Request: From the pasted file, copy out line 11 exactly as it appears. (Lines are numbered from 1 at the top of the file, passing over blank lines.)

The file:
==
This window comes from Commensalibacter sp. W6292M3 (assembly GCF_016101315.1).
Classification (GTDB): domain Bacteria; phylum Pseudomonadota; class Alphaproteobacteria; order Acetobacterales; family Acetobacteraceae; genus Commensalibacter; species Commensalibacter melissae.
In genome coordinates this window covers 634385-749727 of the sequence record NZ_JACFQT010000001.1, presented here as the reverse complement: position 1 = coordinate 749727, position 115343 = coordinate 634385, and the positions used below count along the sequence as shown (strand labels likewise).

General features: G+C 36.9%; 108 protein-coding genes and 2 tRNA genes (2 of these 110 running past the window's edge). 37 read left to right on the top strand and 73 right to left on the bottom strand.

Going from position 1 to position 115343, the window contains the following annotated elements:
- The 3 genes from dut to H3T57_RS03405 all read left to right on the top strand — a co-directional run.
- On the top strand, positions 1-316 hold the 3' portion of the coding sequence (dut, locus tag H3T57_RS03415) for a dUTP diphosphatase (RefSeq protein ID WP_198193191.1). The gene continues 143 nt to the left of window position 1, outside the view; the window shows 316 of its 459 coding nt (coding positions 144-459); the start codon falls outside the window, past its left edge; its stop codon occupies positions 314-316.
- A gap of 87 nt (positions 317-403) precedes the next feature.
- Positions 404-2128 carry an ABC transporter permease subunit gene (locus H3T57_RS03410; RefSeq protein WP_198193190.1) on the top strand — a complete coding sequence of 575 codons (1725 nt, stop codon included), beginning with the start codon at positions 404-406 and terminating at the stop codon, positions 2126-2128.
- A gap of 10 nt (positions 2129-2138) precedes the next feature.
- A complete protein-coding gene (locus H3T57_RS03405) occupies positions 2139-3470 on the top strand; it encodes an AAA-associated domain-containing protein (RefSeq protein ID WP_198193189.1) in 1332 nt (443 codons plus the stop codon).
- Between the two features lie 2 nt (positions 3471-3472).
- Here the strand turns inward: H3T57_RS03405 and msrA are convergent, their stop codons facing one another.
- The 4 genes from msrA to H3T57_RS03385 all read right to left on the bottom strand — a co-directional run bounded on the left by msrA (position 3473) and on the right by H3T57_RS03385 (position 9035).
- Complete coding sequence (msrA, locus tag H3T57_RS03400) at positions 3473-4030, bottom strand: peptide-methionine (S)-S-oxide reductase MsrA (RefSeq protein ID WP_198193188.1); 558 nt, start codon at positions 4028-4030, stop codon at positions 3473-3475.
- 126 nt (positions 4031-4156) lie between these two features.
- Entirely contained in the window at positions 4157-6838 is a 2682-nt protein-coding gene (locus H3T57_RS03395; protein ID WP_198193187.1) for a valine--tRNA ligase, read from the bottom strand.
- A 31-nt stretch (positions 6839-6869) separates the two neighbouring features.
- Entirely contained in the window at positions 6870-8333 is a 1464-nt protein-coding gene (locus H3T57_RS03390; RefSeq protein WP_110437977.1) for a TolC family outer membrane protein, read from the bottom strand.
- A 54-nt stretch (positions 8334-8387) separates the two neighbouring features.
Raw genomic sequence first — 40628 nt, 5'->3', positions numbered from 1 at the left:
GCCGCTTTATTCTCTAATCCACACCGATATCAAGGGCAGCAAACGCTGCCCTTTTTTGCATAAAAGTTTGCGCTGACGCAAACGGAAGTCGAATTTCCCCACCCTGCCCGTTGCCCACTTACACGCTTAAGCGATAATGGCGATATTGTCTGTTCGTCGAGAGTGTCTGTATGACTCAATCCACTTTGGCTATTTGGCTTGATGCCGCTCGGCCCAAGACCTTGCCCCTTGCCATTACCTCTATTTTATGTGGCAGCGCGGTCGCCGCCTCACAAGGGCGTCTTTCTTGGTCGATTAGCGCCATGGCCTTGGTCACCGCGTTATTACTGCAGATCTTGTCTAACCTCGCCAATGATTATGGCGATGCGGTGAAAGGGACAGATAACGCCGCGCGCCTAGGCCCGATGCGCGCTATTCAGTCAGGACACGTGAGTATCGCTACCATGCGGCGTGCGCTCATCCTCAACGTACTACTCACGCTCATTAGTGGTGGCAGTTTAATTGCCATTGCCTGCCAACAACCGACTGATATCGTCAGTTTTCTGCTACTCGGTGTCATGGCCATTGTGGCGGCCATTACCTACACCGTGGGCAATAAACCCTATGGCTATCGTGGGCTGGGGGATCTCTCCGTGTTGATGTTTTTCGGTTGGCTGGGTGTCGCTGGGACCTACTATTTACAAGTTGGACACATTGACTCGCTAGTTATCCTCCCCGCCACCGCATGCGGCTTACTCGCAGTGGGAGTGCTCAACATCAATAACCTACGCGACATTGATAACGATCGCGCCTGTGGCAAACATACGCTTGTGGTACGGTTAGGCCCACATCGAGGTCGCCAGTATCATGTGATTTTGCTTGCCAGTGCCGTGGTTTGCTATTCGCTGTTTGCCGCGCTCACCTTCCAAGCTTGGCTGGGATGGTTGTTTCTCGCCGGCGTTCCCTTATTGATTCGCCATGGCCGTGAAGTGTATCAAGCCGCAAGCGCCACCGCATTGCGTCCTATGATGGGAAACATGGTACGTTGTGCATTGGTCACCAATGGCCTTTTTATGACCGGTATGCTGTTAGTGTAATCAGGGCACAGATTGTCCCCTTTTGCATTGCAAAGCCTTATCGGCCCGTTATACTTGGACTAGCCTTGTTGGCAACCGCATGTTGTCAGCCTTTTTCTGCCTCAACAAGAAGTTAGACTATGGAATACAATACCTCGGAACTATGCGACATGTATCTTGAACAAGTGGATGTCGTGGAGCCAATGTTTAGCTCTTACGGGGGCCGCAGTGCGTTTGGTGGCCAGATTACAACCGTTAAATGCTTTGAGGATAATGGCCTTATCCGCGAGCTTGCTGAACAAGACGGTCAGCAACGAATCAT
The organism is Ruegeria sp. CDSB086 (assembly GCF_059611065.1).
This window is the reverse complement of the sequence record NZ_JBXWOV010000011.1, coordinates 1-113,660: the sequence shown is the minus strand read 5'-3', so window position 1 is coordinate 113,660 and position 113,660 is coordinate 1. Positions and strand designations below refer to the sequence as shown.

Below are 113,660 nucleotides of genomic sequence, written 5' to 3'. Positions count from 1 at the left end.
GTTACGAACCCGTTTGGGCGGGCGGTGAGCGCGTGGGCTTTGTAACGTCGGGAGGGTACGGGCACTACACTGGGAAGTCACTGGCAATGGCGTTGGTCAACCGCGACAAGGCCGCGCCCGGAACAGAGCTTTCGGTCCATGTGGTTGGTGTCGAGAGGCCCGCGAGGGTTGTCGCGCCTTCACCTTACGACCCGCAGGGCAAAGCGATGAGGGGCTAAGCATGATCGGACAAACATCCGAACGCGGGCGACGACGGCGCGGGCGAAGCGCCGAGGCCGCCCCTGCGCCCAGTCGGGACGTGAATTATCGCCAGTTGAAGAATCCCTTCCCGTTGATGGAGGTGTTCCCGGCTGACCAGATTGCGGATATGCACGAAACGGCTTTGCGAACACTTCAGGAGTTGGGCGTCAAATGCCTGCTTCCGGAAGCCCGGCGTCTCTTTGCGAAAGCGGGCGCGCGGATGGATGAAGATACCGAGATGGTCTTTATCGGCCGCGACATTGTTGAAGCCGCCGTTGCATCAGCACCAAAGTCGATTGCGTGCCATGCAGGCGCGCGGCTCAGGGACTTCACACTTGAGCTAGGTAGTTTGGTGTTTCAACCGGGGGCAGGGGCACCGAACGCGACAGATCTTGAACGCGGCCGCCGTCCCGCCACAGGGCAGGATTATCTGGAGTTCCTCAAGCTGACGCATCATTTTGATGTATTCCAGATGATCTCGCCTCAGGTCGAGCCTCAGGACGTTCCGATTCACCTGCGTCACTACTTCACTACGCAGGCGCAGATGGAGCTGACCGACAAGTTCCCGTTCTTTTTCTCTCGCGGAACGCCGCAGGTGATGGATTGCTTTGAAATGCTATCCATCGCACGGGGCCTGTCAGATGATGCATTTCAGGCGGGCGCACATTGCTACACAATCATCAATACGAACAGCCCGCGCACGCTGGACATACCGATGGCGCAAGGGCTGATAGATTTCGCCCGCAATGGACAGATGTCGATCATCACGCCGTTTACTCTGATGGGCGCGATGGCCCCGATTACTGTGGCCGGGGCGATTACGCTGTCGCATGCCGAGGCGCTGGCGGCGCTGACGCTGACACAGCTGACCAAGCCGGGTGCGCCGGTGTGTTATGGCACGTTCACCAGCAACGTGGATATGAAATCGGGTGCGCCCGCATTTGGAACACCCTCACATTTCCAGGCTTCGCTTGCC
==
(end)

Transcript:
- A complete protein-coding gene (locus H3T57_RS03405) occupies positions 2139-3470 on the top strand; it encodes an AAA-associated domain-containing protein (RefSeq protein ID WP_198193189.1) in 1332 nt (443 codons plus the stop codon).